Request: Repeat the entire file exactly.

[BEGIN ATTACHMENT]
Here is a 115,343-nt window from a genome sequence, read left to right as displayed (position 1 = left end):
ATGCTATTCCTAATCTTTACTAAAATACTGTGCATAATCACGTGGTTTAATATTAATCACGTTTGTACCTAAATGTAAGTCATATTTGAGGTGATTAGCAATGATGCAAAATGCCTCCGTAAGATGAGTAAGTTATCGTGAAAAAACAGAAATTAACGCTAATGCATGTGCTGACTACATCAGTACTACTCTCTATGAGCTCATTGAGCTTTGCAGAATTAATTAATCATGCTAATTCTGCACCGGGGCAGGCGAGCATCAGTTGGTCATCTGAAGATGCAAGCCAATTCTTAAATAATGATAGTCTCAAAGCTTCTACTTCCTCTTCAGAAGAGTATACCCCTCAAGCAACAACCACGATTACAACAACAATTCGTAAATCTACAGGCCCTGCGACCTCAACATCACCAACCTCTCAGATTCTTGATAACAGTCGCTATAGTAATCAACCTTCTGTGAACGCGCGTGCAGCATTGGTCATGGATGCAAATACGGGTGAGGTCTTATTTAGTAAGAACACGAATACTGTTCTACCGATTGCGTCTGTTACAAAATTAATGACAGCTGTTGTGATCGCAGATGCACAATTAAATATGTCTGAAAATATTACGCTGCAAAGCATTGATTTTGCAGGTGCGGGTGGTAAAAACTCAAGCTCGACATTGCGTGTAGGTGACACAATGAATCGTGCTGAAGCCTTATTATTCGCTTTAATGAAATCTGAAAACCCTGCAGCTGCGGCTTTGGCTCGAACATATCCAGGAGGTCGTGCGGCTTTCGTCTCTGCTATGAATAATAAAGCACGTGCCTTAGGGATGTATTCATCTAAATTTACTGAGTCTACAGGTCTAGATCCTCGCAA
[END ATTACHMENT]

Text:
Here is a 115,343-nt window from a genome sequence, read left to right as displayed (position 1 = left end):
ATGCTATTCCTAATCTTTACTAAAATACTGTGCATAATCACGTGGTTTAATATTAATCACGTTTGTACCTAAATGTAAGTCATATTTGAGGTGATTAGCAATGATGCAAAATGCCTCCGTAAGATGAGTAAGTTATCGTGAAAAAACAGAAATTAACGCTAATGCATGTGCTGACTACATCAGTACTACTCTCTATGAGCTCATTGAGCTTTGCAGAATTAATTAATCATGCTAATTCTGCACCGGGGCAGGCGAGCATCAGTTGGTCATCTGAAGATGCAAGCCAATTCTTAAATAATGATAGTCTCAAAGCTTCTACTTCCTCTTCAGAAGAGTATACCCCTCAAGCAACAACCACGATTACAACAACAATTCGTAAATCTACAGGCCCTGCGACCTCAACATCACCAACCTCTCAGATTCTTGATAACAGTCGCTATAGTAATCAACCTTCTGTGAACGCGCGTGCAGCATTGGTCATGGATGCAAATACGGGTGAGGTCTTATTTAGTAAGAACACGAATACTGTTCTACCGATTGCGTCTGTTACAAAATTAATGACAGCTGTTGTGATCGCAGATGCACAATTAAATATGTCTGAAAATATTACGCTGCAAAGCATTGATTTTGCAGGTGCGGGTGGTAAAAACTCAAGCTCGACATTGCGTGTAGGTGACACAATGAATCGTGCTGAAGCCTTATTATTCGCTTTAATGAAATCTGAAAACCCTGCAGCTGCGGCTTTGGCTCGAACATATCCAGGAGGTCGTGCGGCTTTCGTCTCTGCTATGAATAATAAAGCACGTGCCTTAGGGATGTATTCATCTAAATTTACTGAGTCTACAGGTCTAGATCCTCGCAA